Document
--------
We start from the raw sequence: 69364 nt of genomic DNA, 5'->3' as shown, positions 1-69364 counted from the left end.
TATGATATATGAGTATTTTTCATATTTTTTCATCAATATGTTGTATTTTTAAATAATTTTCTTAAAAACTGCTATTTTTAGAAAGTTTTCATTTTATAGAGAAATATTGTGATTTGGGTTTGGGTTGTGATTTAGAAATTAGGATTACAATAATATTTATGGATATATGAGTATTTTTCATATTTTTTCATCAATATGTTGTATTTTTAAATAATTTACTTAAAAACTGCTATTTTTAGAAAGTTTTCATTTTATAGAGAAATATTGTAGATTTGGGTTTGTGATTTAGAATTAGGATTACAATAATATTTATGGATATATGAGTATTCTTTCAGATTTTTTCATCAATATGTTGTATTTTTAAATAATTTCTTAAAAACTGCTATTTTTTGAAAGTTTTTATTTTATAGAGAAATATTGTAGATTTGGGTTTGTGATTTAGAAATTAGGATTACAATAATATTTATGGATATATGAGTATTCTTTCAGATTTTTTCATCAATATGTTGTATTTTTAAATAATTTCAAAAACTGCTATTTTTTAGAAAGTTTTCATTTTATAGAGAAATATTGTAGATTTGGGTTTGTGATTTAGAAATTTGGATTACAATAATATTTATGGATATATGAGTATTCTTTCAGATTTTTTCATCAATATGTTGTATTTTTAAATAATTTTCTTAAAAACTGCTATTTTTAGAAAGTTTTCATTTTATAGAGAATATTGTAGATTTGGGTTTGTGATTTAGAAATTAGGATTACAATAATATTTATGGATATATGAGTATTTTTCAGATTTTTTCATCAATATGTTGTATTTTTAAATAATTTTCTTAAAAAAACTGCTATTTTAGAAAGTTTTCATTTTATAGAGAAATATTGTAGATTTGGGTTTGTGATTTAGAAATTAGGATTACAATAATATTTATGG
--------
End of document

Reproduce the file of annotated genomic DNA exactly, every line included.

We start from the raw sequence: 69364 nt of genomic DNA, 5'->3' as shown, positions 1-69364 counted from the left end.
TATGATATATGAGTATTTTTCATATTTTTTCATCAATATGTTGTATTTTTAAATAATTTTCTTAAAAACTGCTATTTTTAGAAAGTTTTCATTTTATAGAGAAATATTGTGATTTGGGTTTGGGTTGTGATTTAGAAATTAGGATTACAATAATATTTATGGATATATGAGTATTTTTCATATTTTTTCATCAATATGTTGTATTTTTAAATAATTTACTTAAAAACTGCTATTTTTAGAAAGTTTTCATTTTATAGAGAAATATTGTAGATTTGGGTTTGTGATTTAGAATTAGGATTACAATAATATTTATGGATATATGAGTATTCTTTCAGATTTTTTCATCAATATGTTGTATTTTTAAATAATTTCTTAAAAACTGCTATTTTTTGAAAGTTTTTATTTTATAGAGAAATATTGTAGATTTGGGTTTGTGATTTAGAAATTAGGATTACAATAATATTTATGGATATATGAGTATTCTTTCAGATTTTTTCATCAATATGTTGTATTTTTAAATAATTTCAAAAACTGCTATTTTTTAGAAAGTTTTCATTTTATAGAGAAATATTGTAGATTTGGGTTTGTGATTTAGAAATTTGGATTACAATAATATTTATGGATATATGAGTATTCTTTCAGATTTTTTCATCAATATGTTGTATTTTTAAATAATTTTCTTAAAAACTGCTATTTTTAGAAAGTTTTCATTTTATAGAGAATATTGTAGATTTGGGTTTGTGATTTAGAAATTAGGATTACAATAATATTTATGGATATATGAGTATTTTTCAGATTTTTTCATCAATATGTTGTATTTTTAAATAATTTTCTTAAAAAAACTGCTATTTTAGAAAGTTTTCATTTTATAGAGAAATATTGTAGATTTGGGTTTGTGATTTAGAAATTAGGATTACAATAATATTTATGG